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Five Plein Air Painting Tips for the Beginning Plein Air Painter

The act of plein air painting is an acquired taste.

Many artists see plein air painters at their easels in the open air, capturing the light and essence of a beautiful, natural scene before them and think, “I will do that some day!”

Little do they know that painting in the open air has its own specific challenges that make it much different from attacking a canvas in the relative comfort and the steady, even lighting of their studio.  Still, plein air painting can be very rewarding for the creative soul and is well worth the effort to develop some proficiency in it as an art.  Following are five “tips” for the beginning plein air painting admirer that just may help them become a plein air aficionado.

1.)  Start small.

It is far easier to manage a small canvas and a small kit when a beginner, rather than diving in to tackle large canvasses or elaborate outdoor easels. When beginning, you are testing the waters and it makes sense to keep it simple to find if plein air is the right avenue for you. Expensive kits and brushes are not necessary to start.   An inexpensive half box french easel and 6×8 in. canvas panels or hard boards and a cheap set of hog bristle, long-handled brushes are a good beginning.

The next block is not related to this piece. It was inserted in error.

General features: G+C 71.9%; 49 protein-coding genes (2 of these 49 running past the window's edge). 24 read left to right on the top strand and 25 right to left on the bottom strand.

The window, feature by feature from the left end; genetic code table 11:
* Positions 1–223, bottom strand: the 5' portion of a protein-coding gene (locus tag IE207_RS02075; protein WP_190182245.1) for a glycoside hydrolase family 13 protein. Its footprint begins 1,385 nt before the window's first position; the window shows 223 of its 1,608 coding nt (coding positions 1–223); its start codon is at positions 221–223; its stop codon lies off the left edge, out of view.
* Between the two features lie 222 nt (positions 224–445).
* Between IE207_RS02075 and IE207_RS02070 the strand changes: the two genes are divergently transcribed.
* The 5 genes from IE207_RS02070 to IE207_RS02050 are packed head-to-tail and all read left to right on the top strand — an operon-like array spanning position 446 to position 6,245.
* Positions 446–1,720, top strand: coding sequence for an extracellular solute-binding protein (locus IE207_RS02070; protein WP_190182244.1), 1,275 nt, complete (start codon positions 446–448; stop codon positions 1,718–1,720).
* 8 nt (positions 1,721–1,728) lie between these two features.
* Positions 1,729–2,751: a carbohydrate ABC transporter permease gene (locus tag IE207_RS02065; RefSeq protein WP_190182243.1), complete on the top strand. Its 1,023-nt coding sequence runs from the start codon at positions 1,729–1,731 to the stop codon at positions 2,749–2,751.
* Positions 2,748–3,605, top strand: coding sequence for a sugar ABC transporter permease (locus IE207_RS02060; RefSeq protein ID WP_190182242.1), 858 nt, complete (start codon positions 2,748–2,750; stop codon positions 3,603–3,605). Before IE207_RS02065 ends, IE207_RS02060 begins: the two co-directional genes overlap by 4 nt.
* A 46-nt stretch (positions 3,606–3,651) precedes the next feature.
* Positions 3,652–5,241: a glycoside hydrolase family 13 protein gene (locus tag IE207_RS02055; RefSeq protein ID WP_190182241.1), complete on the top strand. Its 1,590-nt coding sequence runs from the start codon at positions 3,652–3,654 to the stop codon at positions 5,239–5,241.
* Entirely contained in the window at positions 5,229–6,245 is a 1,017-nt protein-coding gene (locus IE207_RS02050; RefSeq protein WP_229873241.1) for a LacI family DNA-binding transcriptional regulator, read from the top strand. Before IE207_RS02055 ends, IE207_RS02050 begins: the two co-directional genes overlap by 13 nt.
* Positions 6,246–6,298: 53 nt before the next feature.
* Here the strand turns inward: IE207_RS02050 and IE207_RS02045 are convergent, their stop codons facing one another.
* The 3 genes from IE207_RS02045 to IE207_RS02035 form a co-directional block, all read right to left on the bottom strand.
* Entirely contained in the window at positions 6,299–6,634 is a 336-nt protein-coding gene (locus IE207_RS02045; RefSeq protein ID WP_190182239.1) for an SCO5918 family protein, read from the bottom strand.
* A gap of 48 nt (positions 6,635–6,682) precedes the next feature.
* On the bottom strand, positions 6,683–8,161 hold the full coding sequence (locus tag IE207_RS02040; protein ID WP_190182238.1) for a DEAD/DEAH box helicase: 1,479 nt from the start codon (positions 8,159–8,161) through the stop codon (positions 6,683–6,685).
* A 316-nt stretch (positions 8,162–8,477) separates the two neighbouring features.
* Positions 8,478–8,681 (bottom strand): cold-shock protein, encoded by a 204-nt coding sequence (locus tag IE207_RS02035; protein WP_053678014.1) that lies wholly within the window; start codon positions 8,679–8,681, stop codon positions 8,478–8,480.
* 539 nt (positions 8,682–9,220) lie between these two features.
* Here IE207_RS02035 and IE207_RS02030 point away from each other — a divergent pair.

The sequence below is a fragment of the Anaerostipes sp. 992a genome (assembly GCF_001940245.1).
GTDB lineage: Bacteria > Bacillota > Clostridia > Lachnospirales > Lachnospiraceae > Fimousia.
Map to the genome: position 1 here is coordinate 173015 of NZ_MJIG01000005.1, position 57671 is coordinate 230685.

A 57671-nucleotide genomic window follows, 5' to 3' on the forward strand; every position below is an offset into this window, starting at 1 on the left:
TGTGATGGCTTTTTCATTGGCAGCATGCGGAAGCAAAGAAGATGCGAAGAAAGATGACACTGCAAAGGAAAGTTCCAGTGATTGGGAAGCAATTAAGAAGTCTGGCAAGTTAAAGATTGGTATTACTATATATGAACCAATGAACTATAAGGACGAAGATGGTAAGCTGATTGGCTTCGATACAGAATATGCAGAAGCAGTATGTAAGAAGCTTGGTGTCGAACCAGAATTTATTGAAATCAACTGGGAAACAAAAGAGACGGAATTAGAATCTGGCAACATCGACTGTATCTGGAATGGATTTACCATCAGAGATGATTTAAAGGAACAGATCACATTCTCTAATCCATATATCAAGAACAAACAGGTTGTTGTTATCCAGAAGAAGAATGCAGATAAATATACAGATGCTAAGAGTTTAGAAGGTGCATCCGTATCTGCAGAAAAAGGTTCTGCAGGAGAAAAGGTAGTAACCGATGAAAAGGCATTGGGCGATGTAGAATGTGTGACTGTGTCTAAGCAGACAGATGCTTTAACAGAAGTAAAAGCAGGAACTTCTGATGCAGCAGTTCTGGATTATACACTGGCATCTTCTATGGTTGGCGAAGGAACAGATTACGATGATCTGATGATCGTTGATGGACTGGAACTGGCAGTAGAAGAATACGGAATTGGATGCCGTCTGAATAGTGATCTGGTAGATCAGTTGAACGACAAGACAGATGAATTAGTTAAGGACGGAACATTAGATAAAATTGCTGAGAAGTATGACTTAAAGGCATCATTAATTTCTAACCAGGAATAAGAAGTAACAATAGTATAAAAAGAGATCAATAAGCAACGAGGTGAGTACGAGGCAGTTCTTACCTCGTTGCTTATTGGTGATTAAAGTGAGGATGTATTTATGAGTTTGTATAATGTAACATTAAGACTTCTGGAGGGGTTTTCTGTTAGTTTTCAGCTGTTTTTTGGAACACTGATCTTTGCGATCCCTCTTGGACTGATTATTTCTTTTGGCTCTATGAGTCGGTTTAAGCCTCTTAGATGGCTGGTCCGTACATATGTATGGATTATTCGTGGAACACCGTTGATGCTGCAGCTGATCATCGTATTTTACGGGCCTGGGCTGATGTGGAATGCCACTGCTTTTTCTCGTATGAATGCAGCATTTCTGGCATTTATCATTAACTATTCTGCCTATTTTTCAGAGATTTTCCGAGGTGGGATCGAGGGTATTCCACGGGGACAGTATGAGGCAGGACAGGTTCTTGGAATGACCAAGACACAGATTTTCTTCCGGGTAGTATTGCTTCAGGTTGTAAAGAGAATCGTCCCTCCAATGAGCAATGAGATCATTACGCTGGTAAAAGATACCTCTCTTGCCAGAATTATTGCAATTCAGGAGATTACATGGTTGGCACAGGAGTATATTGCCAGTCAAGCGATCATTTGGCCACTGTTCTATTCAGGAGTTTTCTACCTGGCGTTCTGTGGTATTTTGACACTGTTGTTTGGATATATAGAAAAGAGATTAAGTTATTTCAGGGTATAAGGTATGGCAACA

2.) Use artist grade paints.

Student grade paints will cause more frustration than learning as a beginner.  They have difficult consistency and do not mix or thin well as artist grade paints do. There are some very good quality artist grade oil paints, such as Gamblin and Rembrandt that are reasonably priced.

3.) Use a limited palette.

A split-primary palette is a good palette for the plein air painter (even for the seasoned veteran). A split primary consists of a  both a warm and cool, single pigment choice for the three primary colors–Red, Yellow and Blue.  Add a black, yellow ochre, and transparent red oxide and you have a very good start with only 9 colors and of course titanium white. Later on, you may wish to expand your palette with some specialty or convenience colors.  Learn what the symbols and numbers mean on the paint tubes.  There is much to learn about pigment properties such as transparency, light fastness, and mixing qualities.

4.)  Composition is half the battle.

A poorly composed painting, no matter how adroitly painted, will read as a failure.  Read up or web search for terms such as “rule of thirds,” “the golden section,” “avoiding tangents,” “focal points,” “lost and hard edges” among others.  It’s always good to have a “center of interest” in your composition but that certainly doesn’t mean it should be plopped dead center in your canvas, which is generally the wrong thing to do.  Avoid placing elements along the side of the frame or bisected by the outer perimeter of your composition.  And finally, remember…rules are meant to be broken but break them consciously and for good reason, rather than by accident.